Government warned over ‘flawed’ funding plan

21 June, 2021 / infocus
 Will Peakin  

The Scottish Government has been “repeatedly” warned of flaws in its plans for new tiered support arrangements.

It is understood that the Government plans to use Item of Service (IoS) as the sole measure of activity in the forthcoming arrangements, which were due to be announced as Scottish Dental went to print.

A spokesperson for Greater Glasgow & Clyde Local Dental Committee (LDC), said: “We have repeatedly highlighted the flaws in this approach, at all levels, but our concerns do not appear to be registering at the top level.”

In no other branch of the NHS are workers being threatened with an up to a 45 per cent pay reduction

The LDC believes that using IoS as the sole measure of activity will force young patients to the back of the queue, widening the gap in dental health inequalities and increasing the likelihood of life-threatening and avoidable general anaesthetic procedures.

“By only including the financial value of IoS as a measure of activity, dentists will be forced to favour adult patients over children or face severe cuts to their funding,” said the spokesperson. “GDPs are being put in the impossible position of choosing between child dental health and keeping practices afloat. This is wholly unacceptable.

“By way of a short-term solution, we have proposed a temporary SDR fee be attached to all capitation treatment items so that dental activity for young patients carries the same weight as for adults.”

In addition, said the LDC, using IoS as the sole measure of activity does not take into account the administrative demands of the new Standard Operating Procedures. “We cannot be expected to be able to practice safely – screening and triaging patients in line with guidance – without recognition that this activity now accounts for a far greater proportion of clinical time,” added the spokesperson.

“We have proposed that an SDR fee is attached to the existing 8,000 codes to represent – in IoS terms – the clinical time spent ensuring the safety of our patients and colleagues.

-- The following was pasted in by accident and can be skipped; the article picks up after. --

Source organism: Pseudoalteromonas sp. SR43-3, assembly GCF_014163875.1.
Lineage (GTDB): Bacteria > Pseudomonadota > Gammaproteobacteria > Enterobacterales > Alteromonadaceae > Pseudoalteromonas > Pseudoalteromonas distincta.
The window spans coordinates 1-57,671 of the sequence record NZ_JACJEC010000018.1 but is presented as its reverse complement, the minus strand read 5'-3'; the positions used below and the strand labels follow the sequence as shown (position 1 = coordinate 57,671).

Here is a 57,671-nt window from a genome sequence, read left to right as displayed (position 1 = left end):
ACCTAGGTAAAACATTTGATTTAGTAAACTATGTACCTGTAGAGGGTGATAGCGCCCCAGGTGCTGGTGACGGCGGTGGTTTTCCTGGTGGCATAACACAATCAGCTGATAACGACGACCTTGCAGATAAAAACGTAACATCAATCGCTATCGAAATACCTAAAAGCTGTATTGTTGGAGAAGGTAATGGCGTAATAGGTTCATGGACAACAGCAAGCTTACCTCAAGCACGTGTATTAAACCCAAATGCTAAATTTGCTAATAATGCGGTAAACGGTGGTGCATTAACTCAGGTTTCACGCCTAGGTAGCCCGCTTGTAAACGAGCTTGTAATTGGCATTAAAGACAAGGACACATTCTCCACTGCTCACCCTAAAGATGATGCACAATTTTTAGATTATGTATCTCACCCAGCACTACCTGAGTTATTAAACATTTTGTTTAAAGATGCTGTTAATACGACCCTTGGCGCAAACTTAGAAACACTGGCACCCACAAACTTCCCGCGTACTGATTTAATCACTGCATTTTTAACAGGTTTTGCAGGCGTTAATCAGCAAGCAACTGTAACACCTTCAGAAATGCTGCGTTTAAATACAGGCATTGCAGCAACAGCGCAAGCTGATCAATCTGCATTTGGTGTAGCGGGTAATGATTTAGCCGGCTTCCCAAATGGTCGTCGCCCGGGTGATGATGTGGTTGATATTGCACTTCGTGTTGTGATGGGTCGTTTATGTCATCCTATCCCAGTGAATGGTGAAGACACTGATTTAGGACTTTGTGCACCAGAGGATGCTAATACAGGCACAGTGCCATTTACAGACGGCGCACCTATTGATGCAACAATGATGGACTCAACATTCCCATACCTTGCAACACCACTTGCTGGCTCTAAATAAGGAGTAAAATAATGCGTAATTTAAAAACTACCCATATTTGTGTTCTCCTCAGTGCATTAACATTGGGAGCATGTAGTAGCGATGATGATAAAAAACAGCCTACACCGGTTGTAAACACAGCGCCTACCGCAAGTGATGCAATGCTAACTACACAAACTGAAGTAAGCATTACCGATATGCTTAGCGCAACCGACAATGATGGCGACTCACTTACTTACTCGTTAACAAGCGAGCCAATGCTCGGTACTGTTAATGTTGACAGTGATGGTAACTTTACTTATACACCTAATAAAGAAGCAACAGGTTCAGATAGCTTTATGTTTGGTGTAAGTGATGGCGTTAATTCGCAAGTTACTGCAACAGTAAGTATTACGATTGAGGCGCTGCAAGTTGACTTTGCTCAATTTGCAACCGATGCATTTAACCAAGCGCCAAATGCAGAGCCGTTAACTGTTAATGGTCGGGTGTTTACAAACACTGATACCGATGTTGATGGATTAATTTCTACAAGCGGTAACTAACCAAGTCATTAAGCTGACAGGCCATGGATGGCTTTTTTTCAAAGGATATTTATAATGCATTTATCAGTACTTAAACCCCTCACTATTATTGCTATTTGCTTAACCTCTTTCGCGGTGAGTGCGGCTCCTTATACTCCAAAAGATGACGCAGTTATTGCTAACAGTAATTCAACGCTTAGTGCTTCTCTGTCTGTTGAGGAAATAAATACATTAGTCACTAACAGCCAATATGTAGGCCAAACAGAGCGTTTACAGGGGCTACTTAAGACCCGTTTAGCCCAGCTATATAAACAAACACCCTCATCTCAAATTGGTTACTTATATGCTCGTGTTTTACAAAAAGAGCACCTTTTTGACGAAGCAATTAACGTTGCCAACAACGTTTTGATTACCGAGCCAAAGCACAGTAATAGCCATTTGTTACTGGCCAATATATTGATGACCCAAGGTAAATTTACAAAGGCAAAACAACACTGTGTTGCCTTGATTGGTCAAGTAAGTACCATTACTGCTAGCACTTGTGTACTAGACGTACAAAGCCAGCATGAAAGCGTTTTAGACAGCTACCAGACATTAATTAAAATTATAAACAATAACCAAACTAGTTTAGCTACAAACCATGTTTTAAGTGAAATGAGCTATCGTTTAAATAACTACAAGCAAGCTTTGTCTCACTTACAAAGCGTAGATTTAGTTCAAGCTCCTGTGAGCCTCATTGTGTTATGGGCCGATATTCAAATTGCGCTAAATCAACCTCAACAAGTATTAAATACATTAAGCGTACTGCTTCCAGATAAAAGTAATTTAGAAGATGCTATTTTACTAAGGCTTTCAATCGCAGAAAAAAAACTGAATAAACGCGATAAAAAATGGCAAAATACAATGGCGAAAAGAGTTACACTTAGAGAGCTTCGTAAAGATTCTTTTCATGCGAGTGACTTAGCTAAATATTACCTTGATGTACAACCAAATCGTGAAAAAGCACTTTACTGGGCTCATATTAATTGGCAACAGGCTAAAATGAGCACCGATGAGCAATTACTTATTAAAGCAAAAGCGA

“To our knowledge, in no other branch of the NHS are individual workers being threatened with an up to a 45 per cent pay reduction should their service or practice as a whole fail to meet imposed targets.

“In fact, in all other NHS contractor services – GMP, optometry and pharmacy – funding has been maintained at 100 per cent, with no mention of tiered reductions, despite similarly devastated levels of service provision.”

Meanwhile, the Government confirmed it will continue funding the delivery of free PPE to dental practices until the end of March 2022 and earlier this month announced £5m in funding to help NHS dental practices purchase, renew or upgrade ventilation equipment.

Humza Yousaf, the Health Secretary, said: “The Scottish Government remains committed to ensuring that NHS dental services emerge from this pandemic well-placed to care for the oral health of the population.

David McColl, chair of the British Dental Association’s Scottish Dental Practice Committee, said: “Investment in ventilation can future proof Scotland’s dental services, boost patient numbers, and pay for itself.” But he added: “We must avoid half measures. Many dentists have had no option but to buy portable systems to get patients back through their doors. Ministers must ensure they do not lose out.”

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